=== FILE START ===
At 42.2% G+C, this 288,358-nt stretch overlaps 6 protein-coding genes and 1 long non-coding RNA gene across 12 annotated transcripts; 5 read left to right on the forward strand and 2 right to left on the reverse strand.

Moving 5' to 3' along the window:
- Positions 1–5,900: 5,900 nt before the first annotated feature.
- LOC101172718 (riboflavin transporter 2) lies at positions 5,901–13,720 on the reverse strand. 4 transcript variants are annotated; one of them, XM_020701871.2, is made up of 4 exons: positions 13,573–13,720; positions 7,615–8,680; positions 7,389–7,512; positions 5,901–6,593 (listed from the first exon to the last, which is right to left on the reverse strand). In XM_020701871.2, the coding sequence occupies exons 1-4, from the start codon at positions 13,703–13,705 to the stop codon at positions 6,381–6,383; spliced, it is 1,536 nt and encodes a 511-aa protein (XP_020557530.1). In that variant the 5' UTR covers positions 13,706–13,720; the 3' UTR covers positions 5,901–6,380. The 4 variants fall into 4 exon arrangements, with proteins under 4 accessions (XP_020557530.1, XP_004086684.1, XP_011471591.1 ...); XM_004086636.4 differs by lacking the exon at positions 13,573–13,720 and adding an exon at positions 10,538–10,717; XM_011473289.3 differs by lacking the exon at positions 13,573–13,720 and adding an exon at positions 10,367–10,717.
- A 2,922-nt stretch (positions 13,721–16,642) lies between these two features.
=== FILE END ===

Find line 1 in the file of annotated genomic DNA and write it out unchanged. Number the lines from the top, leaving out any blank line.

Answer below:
At 42.2% G+C, this 288,358-nt stretch overlaps 6 protein-coding genes and 1 long non-coding RNA gene across 12 annotated transcripts; 5 read left to right on the forward strand and 2 right to left on the reverse strand.